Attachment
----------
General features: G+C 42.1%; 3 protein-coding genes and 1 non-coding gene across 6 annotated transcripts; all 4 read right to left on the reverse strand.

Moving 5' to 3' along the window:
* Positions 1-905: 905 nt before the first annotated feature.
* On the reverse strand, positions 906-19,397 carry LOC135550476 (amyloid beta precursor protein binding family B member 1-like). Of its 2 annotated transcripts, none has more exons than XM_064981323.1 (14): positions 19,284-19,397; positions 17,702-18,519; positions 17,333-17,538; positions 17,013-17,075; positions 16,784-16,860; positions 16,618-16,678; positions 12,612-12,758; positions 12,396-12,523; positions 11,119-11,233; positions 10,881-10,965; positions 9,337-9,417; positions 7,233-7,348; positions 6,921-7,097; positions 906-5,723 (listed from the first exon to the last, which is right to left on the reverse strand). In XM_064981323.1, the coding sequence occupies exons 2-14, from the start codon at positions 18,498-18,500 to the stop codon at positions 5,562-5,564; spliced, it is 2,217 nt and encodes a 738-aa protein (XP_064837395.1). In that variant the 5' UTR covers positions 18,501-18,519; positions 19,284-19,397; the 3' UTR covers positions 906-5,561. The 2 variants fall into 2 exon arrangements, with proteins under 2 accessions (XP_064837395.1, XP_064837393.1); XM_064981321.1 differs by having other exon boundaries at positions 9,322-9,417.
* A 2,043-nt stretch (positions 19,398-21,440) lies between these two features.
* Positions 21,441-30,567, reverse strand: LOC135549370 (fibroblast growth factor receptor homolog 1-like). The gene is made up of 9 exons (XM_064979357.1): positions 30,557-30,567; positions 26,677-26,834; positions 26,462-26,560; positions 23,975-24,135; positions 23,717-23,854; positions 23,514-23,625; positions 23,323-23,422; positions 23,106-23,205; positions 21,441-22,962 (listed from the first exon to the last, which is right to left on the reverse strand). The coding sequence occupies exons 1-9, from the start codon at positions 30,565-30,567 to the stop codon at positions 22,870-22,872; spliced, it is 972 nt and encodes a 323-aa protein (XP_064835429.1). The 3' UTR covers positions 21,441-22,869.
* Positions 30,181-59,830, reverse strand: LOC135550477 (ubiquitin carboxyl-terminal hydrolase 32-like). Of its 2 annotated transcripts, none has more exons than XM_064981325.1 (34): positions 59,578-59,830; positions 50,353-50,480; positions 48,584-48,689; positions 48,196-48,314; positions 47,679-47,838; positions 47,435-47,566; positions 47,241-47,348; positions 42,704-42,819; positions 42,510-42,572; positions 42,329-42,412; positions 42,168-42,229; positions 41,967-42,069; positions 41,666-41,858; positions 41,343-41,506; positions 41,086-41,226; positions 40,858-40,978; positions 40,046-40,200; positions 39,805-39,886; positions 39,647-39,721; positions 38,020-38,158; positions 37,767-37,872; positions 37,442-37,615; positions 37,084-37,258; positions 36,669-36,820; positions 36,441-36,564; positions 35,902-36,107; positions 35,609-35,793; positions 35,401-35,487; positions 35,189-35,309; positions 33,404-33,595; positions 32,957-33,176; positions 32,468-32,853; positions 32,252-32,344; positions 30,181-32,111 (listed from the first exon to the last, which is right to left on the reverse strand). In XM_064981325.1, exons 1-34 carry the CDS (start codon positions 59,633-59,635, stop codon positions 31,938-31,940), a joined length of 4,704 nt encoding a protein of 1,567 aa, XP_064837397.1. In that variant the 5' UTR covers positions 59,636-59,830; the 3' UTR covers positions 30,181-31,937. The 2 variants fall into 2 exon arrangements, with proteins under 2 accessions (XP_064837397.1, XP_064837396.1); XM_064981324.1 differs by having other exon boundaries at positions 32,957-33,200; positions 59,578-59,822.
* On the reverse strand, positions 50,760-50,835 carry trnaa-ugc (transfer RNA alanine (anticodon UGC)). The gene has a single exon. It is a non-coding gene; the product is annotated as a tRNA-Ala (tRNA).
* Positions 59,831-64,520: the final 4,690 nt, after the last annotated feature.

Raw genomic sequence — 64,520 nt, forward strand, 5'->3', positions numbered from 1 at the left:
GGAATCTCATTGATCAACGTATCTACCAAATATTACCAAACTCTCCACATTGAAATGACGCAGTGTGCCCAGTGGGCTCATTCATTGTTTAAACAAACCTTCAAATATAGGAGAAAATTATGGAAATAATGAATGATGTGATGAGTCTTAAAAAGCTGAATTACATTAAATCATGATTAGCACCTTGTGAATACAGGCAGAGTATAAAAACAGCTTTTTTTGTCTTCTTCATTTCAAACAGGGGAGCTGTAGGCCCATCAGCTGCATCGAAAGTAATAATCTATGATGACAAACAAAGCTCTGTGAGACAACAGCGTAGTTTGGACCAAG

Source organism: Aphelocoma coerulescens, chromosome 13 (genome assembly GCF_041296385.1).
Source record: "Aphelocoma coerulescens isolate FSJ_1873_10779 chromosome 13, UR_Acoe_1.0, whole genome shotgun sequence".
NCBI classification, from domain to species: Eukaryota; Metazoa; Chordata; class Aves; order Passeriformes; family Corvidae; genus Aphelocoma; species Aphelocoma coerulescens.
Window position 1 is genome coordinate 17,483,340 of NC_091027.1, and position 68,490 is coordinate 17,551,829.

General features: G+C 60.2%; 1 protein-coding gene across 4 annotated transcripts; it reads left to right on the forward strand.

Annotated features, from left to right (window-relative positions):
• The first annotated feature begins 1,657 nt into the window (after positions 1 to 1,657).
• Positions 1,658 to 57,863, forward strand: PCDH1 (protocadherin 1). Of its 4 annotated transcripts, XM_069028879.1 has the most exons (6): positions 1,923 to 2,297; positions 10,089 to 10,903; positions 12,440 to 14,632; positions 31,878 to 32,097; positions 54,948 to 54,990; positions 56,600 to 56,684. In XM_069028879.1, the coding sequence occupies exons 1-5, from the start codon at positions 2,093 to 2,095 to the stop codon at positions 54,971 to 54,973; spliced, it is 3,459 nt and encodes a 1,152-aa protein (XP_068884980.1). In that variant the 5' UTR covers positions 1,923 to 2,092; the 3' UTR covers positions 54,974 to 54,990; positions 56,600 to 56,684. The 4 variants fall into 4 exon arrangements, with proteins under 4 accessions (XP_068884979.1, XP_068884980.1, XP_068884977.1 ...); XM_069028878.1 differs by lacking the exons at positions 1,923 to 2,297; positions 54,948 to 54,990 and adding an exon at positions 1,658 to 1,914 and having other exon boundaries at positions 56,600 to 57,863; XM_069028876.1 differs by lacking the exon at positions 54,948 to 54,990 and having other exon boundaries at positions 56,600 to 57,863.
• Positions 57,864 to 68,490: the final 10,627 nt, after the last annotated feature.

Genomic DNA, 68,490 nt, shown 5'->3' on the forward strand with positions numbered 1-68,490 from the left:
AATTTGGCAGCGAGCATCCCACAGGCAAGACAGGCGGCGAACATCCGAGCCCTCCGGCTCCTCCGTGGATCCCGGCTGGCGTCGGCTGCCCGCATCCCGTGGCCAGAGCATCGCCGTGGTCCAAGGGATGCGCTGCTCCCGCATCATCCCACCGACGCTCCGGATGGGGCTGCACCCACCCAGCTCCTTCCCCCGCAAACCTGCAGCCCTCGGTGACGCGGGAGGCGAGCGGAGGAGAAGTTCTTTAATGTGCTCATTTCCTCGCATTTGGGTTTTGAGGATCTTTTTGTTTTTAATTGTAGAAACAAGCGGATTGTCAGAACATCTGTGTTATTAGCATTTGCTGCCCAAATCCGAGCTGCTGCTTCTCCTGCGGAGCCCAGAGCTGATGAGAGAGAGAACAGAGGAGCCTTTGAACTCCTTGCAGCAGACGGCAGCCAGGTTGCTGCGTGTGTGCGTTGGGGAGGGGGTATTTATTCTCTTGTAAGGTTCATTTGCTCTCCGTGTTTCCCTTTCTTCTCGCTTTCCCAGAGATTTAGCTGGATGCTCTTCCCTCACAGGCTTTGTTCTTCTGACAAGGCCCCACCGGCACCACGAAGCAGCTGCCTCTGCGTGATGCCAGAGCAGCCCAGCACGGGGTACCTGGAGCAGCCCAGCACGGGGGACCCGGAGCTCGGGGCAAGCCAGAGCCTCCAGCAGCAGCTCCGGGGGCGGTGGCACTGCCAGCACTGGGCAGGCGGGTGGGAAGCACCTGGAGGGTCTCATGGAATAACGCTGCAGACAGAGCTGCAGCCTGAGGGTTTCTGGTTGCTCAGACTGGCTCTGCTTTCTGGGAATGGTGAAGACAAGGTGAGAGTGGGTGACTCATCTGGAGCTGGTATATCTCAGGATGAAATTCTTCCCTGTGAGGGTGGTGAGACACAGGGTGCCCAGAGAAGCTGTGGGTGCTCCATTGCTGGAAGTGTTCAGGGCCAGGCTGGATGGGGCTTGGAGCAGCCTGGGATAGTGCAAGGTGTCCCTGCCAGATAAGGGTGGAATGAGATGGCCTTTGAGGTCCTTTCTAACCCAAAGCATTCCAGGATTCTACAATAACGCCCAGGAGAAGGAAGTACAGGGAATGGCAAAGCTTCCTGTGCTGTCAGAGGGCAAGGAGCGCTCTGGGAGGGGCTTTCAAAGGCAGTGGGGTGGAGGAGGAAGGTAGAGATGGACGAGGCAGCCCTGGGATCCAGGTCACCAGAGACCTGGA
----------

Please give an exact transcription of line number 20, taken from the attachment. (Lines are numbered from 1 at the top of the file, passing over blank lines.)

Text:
• Positions 57,864 to 68,490: the final 10,627 nt, after the last annotated feature.